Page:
Getting out there and developing the sites/apps you want to see will bring change. Be proactive. Be the change you want to see.
The article is about a lawyer arguing for 'justice' through highly politicized language. YMMV, but I don't think "The Internet of creation" was hindered for want of lawyers, lobbyists or regulations.
Similarly, sitting on the sidelines and impotently lamenting the state of the Internet today doesn't help. While this isn't detrimental in the direct sense, it is detrimental if the prevailing belief is that changing the current paradigm is impossible.
Creators are still active. New niches for content are still emerging. Entrenched sites/apps are not immortal. Nothing is impossible. It all starts with individual action, one developer at a time. Don't become hypnotized by the bigness of institutions. We've seen solo developers release sea changing software before. Be the change you want to see.
I now have my own stupid blog again trying to add some good old fun and weirdness to the web along with some hopefully useful or thought-provoking posts in between.
I wish we could have a thread (possibly even a monthly thread here, like who is hiring) where people could mention their blogs, web sites etc.
Back when Google+ arrived we did that and I followed a number of interesting people from HN based on that I think.
Maybe it could help us rebuild a mini web of interesting blogs, websites etc.
Me, I'd be particularly interested in linking to pages related to electronics, programming, outdoors (but not slick "travel" blogs) etc. A little politics OK, but not much.
: link in profile should anyone be interested.
Using DDG to search for my name, my website shows up as 3rd result, whereas on Google, the only reason I'm even on the first page is because I was published on Towards Data Science. So using one of the big players was the only realistic way to get some exposure for my tech-rants. It's a sad reality for me.
: https://chollinger.com/ : https://chollinger.com/blog/
I dig the sentiment. Isn’t that what Show HN and posting links to blog posts does though?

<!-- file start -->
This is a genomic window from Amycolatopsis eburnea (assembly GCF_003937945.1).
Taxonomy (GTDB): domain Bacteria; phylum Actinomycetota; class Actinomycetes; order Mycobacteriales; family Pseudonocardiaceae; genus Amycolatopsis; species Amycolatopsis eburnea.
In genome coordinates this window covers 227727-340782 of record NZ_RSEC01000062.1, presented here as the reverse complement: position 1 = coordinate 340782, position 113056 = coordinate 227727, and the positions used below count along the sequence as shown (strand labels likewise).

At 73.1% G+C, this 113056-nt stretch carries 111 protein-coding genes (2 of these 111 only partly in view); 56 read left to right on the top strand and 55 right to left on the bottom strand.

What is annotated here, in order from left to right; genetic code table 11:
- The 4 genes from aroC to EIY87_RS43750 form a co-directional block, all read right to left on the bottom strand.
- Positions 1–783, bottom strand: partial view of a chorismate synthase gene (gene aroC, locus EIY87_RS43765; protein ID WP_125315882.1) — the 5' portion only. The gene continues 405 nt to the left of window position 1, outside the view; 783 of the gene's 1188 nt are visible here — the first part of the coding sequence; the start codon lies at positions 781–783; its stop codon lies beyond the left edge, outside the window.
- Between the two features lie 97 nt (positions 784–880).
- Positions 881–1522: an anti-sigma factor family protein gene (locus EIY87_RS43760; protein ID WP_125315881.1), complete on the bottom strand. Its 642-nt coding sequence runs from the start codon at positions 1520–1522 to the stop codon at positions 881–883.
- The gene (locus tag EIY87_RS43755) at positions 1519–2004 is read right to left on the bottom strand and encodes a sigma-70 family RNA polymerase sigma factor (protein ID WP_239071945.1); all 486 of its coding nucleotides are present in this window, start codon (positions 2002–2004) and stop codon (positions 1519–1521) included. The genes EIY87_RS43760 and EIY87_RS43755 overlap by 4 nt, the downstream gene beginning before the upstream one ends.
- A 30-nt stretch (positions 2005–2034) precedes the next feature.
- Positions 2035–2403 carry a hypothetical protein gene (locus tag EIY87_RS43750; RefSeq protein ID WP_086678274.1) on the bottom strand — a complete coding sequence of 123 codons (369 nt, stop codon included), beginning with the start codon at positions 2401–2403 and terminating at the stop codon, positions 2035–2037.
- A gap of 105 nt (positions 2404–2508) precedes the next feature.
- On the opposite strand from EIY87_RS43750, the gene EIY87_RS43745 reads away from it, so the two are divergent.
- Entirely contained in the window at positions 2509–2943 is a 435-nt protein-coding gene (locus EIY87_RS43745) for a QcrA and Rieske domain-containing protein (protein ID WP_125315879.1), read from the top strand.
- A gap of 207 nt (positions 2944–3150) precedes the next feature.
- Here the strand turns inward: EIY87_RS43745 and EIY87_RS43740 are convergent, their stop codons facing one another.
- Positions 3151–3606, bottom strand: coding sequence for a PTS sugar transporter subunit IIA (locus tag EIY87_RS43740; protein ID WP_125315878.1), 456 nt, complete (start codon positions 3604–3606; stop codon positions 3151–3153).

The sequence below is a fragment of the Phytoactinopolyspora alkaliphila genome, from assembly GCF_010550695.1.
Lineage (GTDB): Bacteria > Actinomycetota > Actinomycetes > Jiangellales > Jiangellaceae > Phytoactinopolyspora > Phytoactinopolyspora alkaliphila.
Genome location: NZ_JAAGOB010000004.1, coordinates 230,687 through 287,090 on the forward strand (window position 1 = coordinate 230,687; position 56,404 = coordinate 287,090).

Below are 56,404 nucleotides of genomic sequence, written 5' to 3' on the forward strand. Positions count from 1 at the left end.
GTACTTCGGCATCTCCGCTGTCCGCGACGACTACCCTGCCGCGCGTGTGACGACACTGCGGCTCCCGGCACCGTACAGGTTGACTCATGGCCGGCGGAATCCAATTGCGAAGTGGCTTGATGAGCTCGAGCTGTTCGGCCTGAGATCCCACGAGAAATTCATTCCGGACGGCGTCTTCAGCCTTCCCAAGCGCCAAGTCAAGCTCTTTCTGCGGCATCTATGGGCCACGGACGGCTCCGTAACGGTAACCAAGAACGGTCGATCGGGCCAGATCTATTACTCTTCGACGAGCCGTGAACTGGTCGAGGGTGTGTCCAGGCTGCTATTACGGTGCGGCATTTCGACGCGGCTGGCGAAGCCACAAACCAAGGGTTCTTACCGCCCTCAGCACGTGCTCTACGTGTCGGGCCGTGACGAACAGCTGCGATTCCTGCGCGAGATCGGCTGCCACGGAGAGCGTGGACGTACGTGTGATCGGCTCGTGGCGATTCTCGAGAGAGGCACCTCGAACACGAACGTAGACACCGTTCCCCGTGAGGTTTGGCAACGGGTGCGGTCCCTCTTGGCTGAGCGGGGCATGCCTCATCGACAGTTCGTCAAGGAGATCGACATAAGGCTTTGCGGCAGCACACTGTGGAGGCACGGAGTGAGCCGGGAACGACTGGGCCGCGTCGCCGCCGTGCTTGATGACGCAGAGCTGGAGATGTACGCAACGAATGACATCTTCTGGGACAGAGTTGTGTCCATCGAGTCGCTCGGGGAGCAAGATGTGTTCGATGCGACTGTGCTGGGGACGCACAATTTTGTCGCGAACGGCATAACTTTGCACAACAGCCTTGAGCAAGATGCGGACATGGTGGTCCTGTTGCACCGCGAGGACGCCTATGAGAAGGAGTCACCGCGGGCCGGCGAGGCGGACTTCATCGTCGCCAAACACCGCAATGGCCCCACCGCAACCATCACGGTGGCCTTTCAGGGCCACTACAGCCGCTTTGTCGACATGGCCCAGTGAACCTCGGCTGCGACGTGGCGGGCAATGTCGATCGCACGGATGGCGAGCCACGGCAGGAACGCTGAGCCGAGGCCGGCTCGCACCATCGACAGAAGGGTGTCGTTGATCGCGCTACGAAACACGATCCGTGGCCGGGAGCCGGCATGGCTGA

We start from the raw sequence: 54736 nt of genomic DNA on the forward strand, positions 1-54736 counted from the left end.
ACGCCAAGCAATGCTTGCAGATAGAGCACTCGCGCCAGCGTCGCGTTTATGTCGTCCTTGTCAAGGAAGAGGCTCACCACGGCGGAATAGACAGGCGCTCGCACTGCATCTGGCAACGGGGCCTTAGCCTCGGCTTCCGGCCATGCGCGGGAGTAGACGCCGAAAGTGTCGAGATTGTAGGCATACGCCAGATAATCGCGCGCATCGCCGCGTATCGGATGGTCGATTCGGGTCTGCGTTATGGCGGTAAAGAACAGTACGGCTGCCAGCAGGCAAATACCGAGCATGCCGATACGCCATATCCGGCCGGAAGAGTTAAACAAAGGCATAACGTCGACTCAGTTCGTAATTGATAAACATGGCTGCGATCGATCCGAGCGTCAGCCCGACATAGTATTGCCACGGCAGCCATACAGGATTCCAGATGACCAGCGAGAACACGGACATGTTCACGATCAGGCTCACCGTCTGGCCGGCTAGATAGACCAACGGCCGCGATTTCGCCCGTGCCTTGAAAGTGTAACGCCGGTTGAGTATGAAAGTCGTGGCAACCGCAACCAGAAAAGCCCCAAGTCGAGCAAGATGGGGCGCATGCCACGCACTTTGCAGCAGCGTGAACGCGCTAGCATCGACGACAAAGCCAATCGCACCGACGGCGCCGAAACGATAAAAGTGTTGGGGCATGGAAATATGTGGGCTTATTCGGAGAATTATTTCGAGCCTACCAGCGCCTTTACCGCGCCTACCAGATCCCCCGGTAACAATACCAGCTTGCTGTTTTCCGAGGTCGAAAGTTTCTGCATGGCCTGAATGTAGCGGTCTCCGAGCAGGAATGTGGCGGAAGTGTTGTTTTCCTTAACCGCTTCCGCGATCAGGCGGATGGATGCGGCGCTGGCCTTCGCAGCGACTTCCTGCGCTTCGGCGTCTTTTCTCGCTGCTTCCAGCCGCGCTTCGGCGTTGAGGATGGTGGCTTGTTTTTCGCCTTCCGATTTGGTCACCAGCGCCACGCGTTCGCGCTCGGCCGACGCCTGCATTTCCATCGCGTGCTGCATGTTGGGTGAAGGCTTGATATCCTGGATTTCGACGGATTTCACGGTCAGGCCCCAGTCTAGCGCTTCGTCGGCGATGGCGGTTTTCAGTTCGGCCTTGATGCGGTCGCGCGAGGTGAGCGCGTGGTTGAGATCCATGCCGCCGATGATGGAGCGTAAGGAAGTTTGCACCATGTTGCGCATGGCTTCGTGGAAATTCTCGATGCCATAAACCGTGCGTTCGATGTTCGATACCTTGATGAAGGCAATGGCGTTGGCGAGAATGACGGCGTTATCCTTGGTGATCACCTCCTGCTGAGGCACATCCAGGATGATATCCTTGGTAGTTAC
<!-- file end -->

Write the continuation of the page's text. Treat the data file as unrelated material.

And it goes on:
The reason I want a semiregular thread is because given the amount of work that goes into many show HNs I guess most people here are wary of posting their blogs as "Show HN".
Posting it in a "Ask HN: who is writing - October 2019" thread might be less scary.
If anyone posts that within a few minutes I'll upvote it (I have enough points so I don't need to start another valuable thread for that.)
I try to compile the sites that people list here: https://www.kickscondor.com/hrefhunt/ I will obviously be mining this thread. ;D
edit: also add my blog! https://blog.chewxy.com
Happens both on Safari on my iPad as well as on my Android phone with Firefox mobile.
Hello and welcome! This mailing list is for authors of technical blogs
and other publications to support each other's work. Feel free to post
questions, drafts for review, and so on.
Also planned: some kind of list of the latest pinboard.in entries from certain tags.
This is such important advice across so many aspects of life in general! It's easy to support a movement that's already started to to gain momentum. Something I think about still from my college days is actually from a sociology class I took as an easy requirement filler (something to do with gender studies, I forget the name).
Summarized, there's rarely a reward for being the vanguard who blazes the trail. Sometimes you might even be penalized because your methods to break into the limelight were extreme and are now hobbling your movement's mainstream appeal. The class's talking point was that there were women who fought their whole lives for the right to vote but never saw it happen or even begin to happen. But their work served to inspire activists of a later generation who went on to succeed. Sometimes we have to plant a garden knowing we might not see live to see the flowers bloom.
Clearly software is a different beast but we too, as an undustry, have things which are mainstream or valuable now but which once upon a time had only their visionaries to fight for them.
For locked down duopoly (85% and growing Google actually) walled garden, that has telemetry for every app launch, install, uninstall, access to every single push notification in plain text and can boot your "niche" app from the Play Store on a whim... Most of those newly connected to the internet are on locked down "smartphones" and not on general purpose computers anymore.
For every objection there is a can-do work around.
Even though i d say that a lot of innovation is stifled by regulatory constraints, the biggest one being: it's too hard to take payments and much harder to pay users. We have the technology to have digital cash on the internet but tax office won't let anyone use it
The US has a regulatory culture of permitting monopolies as long as they are lawfully gained. I don't think this is right. I also think a sequence of monopolies, each living 5 or 10 years, before being overtaken, is also wrong; just because a monopoly is eventually overtaken doesn't mean consumers must tolerate monopolies at their height.
"Being the change" means limiting maximum size and forcing competition through regulation. That's political. I don't think there's any choice at this point if we want to preserve democracy.
I like that I'm not tracking anyone, it doesn't require UI/UX, I have little to nothing to gain from it - it's just a human connection. Something fun we might have seen in the early years of the internet.
There is still an unlimited amount of content, but the rules have changed significantly. And mostly not in favor of users.
The article offers bad examples, but monetary interests and copyright changed the nature of most content.